I’ve been meaning for quite sometime now to take a trip down to Eatonton, GA to visit the Uncle Remus museum. Eatonton, of course, is the hometown of Joel Chandler Harris. I’ve been there before, but I think I was like eight, so it doesn’t quite count. I do remember the Dairy Queen, however.
There are about a million (make that a dozen, tops) cool things to do and see on the way to Eatonton. Flannery O’Conner and Alice Walker are also from those parts, plus I understand there are some great antebellum homes not burned by Sherman.
Unfortunately, there is one less totally awesome place in Putnam County, and that is of course the compound of the United Nuwaubian Nation of Moors. Oxford American has recently published an audio slideshow featuring footage from the compound. I’d hop on that latter link quick, before it changes, by the way.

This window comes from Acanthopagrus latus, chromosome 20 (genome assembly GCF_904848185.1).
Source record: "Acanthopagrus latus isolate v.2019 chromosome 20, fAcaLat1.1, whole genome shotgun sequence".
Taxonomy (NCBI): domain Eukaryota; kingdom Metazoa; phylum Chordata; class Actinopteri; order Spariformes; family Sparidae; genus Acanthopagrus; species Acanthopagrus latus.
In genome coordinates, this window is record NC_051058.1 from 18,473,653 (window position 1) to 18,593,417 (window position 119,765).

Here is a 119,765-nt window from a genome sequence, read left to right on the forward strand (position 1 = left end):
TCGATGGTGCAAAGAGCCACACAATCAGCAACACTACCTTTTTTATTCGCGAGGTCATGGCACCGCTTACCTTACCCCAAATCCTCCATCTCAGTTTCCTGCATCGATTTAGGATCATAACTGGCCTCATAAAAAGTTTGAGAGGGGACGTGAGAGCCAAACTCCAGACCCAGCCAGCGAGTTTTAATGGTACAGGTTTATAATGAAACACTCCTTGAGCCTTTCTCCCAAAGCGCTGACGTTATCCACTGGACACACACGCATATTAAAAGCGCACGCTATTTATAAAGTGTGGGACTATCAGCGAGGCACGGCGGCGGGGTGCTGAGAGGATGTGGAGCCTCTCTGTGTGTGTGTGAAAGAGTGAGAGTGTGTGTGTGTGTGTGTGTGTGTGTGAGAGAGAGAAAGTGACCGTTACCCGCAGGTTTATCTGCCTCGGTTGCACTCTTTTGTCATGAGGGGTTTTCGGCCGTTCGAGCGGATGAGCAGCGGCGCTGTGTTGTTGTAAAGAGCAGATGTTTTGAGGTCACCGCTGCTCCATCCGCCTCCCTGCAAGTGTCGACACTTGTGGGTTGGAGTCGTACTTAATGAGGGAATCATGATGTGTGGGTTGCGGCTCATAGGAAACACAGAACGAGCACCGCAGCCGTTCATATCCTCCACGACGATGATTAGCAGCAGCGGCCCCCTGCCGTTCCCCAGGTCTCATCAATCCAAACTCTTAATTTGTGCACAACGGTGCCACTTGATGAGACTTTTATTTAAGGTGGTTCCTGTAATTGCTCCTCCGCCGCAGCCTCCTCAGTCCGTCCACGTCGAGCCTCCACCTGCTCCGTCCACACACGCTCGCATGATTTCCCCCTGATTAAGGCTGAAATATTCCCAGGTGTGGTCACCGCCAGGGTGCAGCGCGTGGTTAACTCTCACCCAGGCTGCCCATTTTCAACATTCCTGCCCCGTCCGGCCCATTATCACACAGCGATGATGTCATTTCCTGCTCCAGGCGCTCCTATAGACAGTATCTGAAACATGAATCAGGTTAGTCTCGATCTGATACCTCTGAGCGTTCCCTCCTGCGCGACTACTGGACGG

Whatever I write here will not do the thing justice, but I think the photographer sums up his interest nicely when he concludes, “I love things that are falling down. I love things that are abandoned. I love things that are slightly cheesy. And when you have forty acres of falling down faux-Egyptian religious iconography …it’s just wonderful.” Amen.
Yes, the compound has been levelled by developers within the past twelve months or so. Now, I don’t have a particularly strong argument in favor of preserving a place like this. In fact, my argument would consist mainly of the following two sentences: “But it’s so weird!” and “I didn’t get to see it!” Considering some of the atrocities and bizarre activities that occured there, I can understand why folks wouldn’t want it around; however, it could have served as a totally awesome museum / memorial / carnival ground. Personally I think it would make a fine spot for the recently disbanded Lakewood Antiques Market. Unless that whole “location” thing mattered.
Of course, except for the Eatonton connection, all this has nothing to do with Joel Chandler Harris. Consider it my Christmas present to you, dear reader.